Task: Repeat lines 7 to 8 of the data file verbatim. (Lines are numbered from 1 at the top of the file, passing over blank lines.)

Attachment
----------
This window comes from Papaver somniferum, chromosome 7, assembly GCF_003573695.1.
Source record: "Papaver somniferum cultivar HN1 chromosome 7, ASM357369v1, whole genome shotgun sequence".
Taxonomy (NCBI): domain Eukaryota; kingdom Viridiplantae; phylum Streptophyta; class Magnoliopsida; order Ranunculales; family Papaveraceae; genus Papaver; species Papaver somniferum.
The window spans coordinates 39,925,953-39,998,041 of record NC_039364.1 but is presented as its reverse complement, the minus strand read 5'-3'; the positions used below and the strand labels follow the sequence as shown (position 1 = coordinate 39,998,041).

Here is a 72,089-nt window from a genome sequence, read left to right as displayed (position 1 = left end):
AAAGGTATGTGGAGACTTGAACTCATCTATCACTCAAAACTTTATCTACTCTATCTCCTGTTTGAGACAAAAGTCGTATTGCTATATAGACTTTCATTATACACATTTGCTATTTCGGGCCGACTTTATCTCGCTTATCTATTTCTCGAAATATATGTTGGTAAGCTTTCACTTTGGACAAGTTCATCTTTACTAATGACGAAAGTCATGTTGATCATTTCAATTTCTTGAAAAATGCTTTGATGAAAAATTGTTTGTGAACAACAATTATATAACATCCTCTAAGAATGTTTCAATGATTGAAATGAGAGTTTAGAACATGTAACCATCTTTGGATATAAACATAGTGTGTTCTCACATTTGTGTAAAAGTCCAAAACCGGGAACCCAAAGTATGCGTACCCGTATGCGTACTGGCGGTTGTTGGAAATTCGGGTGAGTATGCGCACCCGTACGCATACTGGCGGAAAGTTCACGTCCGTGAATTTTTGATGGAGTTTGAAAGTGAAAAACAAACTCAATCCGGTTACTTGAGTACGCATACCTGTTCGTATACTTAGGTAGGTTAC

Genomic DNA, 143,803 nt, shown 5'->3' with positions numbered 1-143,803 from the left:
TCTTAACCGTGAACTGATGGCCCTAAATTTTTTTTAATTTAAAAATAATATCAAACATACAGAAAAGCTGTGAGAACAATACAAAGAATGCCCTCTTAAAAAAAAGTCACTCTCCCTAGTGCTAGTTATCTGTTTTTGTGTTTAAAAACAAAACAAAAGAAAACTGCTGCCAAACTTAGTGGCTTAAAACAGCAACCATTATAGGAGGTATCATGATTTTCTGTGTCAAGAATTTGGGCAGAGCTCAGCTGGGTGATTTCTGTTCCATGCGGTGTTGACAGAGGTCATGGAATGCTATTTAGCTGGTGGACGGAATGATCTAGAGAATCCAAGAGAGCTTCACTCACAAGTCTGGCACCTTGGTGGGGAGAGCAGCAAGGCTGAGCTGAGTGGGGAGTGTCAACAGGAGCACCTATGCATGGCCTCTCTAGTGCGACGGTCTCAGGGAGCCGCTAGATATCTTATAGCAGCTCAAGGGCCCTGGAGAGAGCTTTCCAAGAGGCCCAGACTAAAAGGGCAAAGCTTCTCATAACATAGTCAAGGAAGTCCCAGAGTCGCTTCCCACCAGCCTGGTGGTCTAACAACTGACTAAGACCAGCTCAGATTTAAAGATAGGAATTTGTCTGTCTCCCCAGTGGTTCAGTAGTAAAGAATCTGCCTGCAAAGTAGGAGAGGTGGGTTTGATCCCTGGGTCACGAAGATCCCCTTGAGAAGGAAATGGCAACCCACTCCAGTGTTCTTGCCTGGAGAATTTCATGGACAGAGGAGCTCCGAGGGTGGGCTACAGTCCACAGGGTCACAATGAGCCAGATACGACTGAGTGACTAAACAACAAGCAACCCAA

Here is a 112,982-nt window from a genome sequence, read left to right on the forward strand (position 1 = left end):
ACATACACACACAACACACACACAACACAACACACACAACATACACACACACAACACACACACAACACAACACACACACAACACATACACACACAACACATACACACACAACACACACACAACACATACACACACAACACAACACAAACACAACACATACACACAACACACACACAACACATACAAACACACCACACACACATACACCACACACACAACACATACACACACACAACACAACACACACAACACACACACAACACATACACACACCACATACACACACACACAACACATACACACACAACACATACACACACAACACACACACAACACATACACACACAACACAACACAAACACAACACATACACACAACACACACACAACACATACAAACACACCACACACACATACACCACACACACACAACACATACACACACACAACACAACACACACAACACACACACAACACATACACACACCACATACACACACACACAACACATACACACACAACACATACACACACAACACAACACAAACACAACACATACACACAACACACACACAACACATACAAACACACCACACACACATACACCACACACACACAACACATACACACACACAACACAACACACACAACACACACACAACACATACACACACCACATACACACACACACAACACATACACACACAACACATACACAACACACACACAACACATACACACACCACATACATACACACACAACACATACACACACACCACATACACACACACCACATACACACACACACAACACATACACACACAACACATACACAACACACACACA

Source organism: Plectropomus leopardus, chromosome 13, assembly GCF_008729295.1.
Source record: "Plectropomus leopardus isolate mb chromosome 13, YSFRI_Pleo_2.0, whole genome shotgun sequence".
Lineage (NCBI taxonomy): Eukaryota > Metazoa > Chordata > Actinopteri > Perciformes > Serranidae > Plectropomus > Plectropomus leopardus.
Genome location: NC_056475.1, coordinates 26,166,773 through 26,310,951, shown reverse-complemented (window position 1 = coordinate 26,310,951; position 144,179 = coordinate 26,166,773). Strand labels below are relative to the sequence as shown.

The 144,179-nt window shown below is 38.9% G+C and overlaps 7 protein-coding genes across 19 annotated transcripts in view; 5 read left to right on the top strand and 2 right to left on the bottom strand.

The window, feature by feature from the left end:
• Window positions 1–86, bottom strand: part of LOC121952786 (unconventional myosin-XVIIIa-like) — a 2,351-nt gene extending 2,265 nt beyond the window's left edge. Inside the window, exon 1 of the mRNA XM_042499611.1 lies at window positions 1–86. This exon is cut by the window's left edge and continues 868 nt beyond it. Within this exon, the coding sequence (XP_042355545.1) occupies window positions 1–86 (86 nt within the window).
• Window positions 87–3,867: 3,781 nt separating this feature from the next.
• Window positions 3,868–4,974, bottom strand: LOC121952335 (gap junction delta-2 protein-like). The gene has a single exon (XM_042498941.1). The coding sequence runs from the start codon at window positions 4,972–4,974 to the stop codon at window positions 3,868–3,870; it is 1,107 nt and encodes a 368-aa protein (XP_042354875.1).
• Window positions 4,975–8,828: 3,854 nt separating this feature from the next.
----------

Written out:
Genomic DNA, 143,803 nt, shown 5'->3' with positions numbered 1-143,803 from the left:
TCTTAACCGTGAACTGATGGCCCTAAATTTTTTTTAATTTAAAAATAATATCAAACATACAGAAAAGCTGTGAGAACAATACAAAGAATGCCCTCTTAAAAAAAAGTCACTCTCCCTAGTGCTAGTTATCTGTTTTTGTGTTTAAAAACAAAACAAAAGAAAACTGCTGCCAAACTTAGTGGCTTAAAACAGCAACCATTATAGGAGGTATCATGATTTTCTGTGTCAAGAATTTGGGCAGAGCTCAGCTGGGTGATTTCTGTTCCATGCGGTGTTGACAGAGGTCATGGAATGCTATTTAGCTGGTGGACGGAATGATCTAGAGAATCCAAGAGAGCTTCACTCACAAGTCTGGCACCTTGGTGGGGAGAGCAGCAAGGCTGAGCTGAGTGGGGAGTGTCAACAGGAGCACCTATGCATGGCCTCTCTAGTGCGACGGTCTCAGGGAGCCGCTAGATATCTTATAGCAGCTCAAGGGCCCTGGAGAGAGCTTTCCAAGAGGCCCAGACTAAAAGGGCAAAGCTTCTCATAACATAGTCAAGGAAGTCCCAGAGTCGCTTCCCACCAGCCTGGTGGTCTAACAACTGACTAAGACCAGCTCAGATTTAAAGATAGGAATTTGTCTGTCTCCCCAGTGGTTCAGTAGTAAAGAATCTGCCTGCAAAGTAGGAGAGGTGGGTTTGATCCCTGGGTCACGAAGATCCCCTTGAGAAGGAAATGGCAACCCACTCCAGTGTTCTTGCCTGGAGAATTTCATGGACAGAGGAGCTCCGAGGGTGGGCTACAGTCCACAGGGTCACAATGAGCCAGATACGACTGAGTGACTAAACAACAAGCAACCCAA